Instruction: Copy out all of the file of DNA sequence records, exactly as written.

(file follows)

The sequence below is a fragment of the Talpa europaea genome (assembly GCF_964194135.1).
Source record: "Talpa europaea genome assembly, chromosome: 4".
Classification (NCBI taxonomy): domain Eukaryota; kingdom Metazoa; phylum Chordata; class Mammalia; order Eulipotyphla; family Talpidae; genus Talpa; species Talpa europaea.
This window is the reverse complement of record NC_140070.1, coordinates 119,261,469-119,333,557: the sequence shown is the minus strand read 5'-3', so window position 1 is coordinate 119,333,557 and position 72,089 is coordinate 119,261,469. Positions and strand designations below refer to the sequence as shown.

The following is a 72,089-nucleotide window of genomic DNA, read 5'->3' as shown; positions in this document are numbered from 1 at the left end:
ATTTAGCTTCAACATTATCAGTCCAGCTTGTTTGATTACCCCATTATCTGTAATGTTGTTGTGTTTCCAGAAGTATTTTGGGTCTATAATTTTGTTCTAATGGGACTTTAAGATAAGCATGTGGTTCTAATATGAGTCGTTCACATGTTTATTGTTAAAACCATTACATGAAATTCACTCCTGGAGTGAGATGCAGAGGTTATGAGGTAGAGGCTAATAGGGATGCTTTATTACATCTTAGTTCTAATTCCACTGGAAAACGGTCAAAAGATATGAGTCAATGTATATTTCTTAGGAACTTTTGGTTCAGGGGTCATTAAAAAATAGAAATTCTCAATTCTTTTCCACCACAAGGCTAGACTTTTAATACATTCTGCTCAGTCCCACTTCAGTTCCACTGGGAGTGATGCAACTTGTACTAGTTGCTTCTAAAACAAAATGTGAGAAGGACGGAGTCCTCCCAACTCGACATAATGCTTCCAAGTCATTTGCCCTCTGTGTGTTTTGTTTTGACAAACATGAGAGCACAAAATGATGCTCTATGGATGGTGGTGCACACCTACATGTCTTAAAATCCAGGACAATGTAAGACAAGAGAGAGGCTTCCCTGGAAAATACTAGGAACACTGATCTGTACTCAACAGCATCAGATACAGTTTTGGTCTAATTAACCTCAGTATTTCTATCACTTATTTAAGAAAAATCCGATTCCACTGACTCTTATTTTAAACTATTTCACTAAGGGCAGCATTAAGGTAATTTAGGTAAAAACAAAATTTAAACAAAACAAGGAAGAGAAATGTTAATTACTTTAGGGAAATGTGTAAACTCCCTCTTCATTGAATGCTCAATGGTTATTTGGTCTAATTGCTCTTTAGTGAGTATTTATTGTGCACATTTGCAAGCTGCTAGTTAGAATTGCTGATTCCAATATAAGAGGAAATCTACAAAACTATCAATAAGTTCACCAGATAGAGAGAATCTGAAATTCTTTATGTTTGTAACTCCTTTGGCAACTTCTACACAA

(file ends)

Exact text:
The sequence below is a fragment of the Talpa europaea genome (assembly GCF_964194135.1).
Source record: "Talpa europaea genome assembly, chromosome: 4".
Classification (NCBI taxonomy): domain Eukaryota; kingdom Metazoa; phylum Chordata; class Mammalia; order Eulipotyphla; family Talpidae; genus Talpa; species Talpa europaea.
This window is the reverse complement of record NC_140070.1, coordinates 119,261,469-119,333,557: the sequence shown is the minus strand read 5'-3', so window position 1 is coordinate 119,333,557 and position 72,089 is coordinate 119,261,469. Positions and strand designations below refer to the sequence as shown.

The following is a 72,089-nucleotide window of genomic DNA, read 5'->3' as shown; positions in this document are numbered from 1 at the left end:
ATTTAGCTTCAACATTATCAGTCCAGCTTGTTTGATTACCCCATTATCTGTAATGTTGTTGTGTTTCCAGAAGTATTTTGGGTCTATAATTTTGTTCTAATGGGACTTTAAGATAAGCATGTGGTTCTAATATGAGTCGTTCACATGTTTATTGTTAAAACCATTACATGAAATTCACTCCTGGAGTGAGATGCAGAGGTTATGAGGTAGAGGCTAATAGGGATGCTTTATTACATCTTAGTTCTAATTCCACTGGAAAACGGTCAAAAGATATGAGTCAATGTATATTTCTTAGGAACTTTTGGTTCAGGGGTCATTAAAAAATAGAAATTCTCAATTCTTTTCCACCACAAGGCTAGACTTTTAATACATTCTGCTCAGTCCCACTTCAGTTCCACTGGGAGTGATGCAACTTGTACTAGTTGCTTCTAAAACAAAATGTGAGAAGGACGGAGTCCTCCCAACTCGACATAATGCTTCCAAGTCATTTGCCCTCTGTGTGTTTTGTTTTGACAAACATGAGAGCACAAAATGATGCTCTATGGATGGTGGTGCACACCTACATGTCTTAAAATCCAGGACAATGTAAGACAAGAGAGAGGCTTCCCTGGAAAATACTAGGAACACTGATCTGTACTCAACAGCATCAGATACAGTTTTGGTCTAATTAACCTCAGTATTTCTATCACTTATTTAAGAAAAATCCGATTCCACTGACTCTTATTTTAAACTATTTCACTAAGGGCAGCATTAAGGTAATTTAGGTAAAAACAAAATTTAAACAAAACAAGGAAGAGAAATGTTAATTACTTTAGGGAAATGTGTAAACTCCCTCTTCATTGAATGCTCAATGGTTATTTGGTCTAATTGCTCTTTAGTGAGTATTTATTGTGCACATTTGCAAGCTGCTAGTTAGAATTGCTGATTCCAATATAAGAGGAAATCTACAAAACTATCAATAAGTTCACCAGATAGAGAGAATCTGAAATTCTTTATGTTTGTAACTCCTTTGGCAACTTCTACACAA